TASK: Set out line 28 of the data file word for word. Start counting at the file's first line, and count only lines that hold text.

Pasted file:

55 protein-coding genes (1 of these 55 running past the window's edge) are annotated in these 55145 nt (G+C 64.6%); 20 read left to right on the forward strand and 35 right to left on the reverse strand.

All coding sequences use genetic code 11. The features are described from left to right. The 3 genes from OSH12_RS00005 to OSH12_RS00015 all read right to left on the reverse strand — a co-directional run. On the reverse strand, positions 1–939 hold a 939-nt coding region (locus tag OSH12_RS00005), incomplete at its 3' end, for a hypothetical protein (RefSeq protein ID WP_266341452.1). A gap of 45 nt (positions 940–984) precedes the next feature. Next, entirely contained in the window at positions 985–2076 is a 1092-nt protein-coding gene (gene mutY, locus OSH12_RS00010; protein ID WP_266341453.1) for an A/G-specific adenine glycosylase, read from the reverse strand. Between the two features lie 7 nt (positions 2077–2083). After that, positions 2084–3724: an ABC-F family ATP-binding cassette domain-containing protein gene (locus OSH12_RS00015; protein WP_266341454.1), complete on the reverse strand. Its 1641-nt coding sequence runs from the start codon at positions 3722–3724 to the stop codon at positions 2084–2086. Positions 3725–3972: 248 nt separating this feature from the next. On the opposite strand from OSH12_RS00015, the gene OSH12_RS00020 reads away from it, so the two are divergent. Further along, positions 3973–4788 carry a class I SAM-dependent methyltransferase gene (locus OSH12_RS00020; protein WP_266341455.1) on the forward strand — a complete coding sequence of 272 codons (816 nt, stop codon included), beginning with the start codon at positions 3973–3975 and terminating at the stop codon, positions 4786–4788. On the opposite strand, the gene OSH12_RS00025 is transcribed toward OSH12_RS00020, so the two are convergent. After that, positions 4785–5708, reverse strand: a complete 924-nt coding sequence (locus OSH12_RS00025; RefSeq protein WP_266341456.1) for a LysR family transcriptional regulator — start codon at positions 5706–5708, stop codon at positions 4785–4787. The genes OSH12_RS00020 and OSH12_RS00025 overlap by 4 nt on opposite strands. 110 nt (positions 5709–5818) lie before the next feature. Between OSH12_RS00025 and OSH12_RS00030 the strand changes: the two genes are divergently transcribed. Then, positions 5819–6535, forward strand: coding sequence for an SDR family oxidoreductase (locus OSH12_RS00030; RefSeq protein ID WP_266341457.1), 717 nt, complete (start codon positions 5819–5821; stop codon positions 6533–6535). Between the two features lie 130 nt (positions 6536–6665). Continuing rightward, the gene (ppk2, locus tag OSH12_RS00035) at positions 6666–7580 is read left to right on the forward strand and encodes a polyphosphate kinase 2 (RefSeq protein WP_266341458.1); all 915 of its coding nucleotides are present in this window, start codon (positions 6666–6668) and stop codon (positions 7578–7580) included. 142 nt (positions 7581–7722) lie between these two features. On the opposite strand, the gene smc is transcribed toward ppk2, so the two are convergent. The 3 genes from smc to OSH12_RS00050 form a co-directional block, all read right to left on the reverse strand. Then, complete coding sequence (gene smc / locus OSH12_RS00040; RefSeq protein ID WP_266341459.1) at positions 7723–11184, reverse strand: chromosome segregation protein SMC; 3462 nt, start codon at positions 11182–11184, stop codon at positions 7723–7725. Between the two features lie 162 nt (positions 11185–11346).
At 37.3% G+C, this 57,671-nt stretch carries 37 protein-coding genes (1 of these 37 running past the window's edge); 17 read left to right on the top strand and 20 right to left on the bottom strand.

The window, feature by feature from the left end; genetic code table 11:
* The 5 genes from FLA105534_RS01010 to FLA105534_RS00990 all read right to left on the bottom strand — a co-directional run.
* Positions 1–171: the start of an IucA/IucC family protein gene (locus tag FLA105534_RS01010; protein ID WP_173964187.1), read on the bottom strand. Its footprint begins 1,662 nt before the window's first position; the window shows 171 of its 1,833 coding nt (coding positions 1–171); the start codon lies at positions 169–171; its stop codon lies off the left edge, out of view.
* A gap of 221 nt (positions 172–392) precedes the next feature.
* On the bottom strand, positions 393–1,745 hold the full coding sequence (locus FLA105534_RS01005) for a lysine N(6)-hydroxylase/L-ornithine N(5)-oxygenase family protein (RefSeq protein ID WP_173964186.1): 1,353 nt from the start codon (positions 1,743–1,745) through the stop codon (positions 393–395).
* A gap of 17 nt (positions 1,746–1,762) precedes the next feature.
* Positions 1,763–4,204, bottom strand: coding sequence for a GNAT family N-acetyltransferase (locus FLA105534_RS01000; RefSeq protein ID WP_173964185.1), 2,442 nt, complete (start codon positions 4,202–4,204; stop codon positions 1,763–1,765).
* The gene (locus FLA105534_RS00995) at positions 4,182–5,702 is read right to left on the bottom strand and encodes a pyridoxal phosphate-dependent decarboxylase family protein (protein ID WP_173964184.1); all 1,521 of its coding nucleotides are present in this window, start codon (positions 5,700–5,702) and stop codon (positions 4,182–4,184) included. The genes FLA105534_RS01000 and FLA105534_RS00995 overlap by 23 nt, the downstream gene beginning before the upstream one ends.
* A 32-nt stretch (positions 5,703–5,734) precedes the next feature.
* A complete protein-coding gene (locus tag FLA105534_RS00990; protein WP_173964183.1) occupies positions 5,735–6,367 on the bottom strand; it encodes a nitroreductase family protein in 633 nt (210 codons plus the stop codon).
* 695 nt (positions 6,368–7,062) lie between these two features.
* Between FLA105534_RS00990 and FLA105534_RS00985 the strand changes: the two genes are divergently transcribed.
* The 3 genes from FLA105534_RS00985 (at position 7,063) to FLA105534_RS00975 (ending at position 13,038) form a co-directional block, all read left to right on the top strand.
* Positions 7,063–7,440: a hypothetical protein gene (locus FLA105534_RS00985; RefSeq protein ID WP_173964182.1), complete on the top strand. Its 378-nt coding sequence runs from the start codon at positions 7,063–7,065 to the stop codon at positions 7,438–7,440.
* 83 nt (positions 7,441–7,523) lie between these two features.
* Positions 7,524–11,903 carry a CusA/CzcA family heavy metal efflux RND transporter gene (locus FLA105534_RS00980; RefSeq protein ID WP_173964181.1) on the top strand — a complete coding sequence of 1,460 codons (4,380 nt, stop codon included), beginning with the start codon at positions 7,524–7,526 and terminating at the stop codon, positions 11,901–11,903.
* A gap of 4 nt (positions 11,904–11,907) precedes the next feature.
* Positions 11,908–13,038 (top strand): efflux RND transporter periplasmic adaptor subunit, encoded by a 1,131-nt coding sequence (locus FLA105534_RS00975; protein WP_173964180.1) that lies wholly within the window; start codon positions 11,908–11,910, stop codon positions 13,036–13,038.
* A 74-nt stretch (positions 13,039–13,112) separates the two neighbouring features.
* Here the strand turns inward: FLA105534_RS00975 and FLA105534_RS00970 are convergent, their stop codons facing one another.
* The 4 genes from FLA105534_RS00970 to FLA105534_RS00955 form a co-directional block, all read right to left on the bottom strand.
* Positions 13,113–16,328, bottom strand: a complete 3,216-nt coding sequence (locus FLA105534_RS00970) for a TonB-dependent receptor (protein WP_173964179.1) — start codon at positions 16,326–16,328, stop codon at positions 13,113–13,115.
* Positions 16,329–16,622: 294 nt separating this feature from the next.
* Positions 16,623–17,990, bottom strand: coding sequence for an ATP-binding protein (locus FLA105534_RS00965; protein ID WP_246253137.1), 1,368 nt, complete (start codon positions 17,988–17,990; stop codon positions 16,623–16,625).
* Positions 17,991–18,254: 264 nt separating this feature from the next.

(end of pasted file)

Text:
* Positions 17,991–18,254: 264 nt separating this feature from the next.